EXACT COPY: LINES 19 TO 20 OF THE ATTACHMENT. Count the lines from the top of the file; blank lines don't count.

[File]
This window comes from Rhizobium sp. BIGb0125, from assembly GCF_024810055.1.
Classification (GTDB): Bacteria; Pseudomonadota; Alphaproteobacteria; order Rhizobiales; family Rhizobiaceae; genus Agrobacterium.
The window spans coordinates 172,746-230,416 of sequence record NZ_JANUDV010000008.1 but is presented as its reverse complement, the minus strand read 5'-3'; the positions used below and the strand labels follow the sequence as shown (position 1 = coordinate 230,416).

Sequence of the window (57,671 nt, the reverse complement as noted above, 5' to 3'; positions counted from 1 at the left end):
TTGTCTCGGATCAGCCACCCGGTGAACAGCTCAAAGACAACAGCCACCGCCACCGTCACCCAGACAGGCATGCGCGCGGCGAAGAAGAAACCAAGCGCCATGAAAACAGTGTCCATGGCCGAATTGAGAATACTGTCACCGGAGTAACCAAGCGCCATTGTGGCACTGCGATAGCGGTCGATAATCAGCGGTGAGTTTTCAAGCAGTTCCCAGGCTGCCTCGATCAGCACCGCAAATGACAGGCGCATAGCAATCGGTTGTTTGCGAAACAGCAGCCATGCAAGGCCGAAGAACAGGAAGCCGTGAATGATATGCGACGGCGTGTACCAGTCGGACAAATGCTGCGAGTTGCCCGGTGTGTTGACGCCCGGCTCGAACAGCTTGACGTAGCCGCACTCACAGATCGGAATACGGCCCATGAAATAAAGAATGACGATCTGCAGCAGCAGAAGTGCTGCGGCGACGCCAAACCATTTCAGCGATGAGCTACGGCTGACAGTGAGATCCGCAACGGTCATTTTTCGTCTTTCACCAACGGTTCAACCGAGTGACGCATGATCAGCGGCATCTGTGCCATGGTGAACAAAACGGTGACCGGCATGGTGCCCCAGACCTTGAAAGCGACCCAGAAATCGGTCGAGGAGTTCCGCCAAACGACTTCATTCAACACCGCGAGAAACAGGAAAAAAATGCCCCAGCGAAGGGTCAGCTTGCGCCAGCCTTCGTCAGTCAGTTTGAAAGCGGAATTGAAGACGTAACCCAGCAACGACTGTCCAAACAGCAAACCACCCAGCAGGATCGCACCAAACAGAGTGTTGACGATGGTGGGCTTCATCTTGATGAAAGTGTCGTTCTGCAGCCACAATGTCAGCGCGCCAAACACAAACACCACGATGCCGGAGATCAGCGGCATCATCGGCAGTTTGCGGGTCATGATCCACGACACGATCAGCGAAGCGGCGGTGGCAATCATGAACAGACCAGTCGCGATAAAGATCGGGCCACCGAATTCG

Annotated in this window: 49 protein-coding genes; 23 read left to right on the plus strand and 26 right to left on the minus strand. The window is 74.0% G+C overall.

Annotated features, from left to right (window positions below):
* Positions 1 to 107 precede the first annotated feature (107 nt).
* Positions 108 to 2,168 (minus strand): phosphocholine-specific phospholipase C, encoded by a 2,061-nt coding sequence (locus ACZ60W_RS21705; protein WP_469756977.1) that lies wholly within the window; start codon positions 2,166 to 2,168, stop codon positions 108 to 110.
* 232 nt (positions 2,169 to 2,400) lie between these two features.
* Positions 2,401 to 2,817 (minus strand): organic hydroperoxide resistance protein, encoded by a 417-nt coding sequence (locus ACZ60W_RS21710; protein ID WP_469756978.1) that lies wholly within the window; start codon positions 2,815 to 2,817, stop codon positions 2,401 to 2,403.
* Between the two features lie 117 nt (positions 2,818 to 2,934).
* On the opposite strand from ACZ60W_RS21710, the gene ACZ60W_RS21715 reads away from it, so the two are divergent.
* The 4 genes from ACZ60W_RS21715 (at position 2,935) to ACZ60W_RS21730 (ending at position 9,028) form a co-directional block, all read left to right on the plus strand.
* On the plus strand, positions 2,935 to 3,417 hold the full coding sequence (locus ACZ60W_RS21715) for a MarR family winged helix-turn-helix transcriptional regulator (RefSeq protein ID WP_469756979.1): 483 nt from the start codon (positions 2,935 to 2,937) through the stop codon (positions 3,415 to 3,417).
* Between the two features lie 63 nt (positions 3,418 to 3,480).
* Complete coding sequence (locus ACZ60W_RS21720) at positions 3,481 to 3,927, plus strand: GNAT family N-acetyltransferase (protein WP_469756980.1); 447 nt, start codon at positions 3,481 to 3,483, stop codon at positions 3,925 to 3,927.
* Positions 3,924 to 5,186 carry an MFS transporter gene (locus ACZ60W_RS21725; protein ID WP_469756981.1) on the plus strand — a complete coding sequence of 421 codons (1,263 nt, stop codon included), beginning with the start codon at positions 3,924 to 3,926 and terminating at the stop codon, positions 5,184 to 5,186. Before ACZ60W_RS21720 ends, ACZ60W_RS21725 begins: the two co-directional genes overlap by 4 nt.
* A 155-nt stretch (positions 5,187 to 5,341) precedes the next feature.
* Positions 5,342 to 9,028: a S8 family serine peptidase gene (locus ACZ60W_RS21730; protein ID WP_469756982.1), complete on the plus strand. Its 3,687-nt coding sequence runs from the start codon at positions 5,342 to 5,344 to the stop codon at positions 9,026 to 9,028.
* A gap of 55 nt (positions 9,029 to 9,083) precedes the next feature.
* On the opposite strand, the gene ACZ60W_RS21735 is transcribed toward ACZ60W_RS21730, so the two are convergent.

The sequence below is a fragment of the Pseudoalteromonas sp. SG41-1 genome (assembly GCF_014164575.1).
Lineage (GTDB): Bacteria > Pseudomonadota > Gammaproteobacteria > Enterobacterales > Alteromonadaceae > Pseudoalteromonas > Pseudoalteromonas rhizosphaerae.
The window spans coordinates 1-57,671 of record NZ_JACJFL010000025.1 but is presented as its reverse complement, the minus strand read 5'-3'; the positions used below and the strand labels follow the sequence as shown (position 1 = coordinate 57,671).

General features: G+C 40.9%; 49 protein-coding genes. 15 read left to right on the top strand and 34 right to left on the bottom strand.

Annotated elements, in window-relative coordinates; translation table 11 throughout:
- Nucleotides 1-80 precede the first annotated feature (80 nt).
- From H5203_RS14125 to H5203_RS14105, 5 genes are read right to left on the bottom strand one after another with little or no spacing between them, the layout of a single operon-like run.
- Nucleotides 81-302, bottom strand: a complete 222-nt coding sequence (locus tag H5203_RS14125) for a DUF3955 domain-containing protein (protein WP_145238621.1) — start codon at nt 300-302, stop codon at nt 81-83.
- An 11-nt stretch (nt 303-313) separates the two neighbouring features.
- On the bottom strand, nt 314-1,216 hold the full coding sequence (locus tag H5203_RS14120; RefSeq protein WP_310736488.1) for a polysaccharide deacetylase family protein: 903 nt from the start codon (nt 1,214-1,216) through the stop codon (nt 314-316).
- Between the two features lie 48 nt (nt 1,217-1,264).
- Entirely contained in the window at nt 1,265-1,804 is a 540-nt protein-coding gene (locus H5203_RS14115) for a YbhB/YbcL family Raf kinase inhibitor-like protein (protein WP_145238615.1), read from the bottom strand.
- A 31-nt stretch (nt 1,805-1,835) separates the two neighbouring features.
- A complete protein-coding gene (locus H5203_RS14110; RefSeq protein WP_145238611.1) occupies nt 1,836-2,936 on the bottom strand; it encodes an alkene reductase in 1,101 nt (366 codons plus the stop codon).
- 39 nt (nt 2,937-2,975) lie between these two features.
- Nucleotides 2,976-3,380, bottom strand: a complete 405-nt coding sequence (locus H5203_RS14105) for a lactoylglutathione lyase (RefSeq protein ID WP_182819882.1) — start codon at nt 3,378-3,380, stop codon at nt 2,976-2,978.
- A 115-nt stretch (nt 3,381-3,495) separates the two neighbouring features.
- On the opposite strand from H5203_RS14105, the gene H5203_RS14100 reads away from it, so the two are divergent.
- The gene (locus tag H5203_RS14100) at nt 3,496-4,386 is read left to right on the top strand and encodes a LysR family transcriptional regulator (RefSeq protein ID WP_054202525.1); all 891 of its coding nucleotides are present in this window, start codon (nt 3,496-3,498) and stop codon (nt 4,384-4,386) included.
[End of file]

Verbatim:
* A 155-nt stretch (positions 5,187 to 5,341) precedes the next feature.
* Positions 5,342 to 9,028: a S8 family serine peptidase gene (locus ACZ60W_RS21730; protein ID WP_469756982.1), complete on the plus strand. Its 3,687-nt coding sequence runs from the start codon at positions 5,342 to 5,344 to the stop codon at positions 9,026 to 9,028.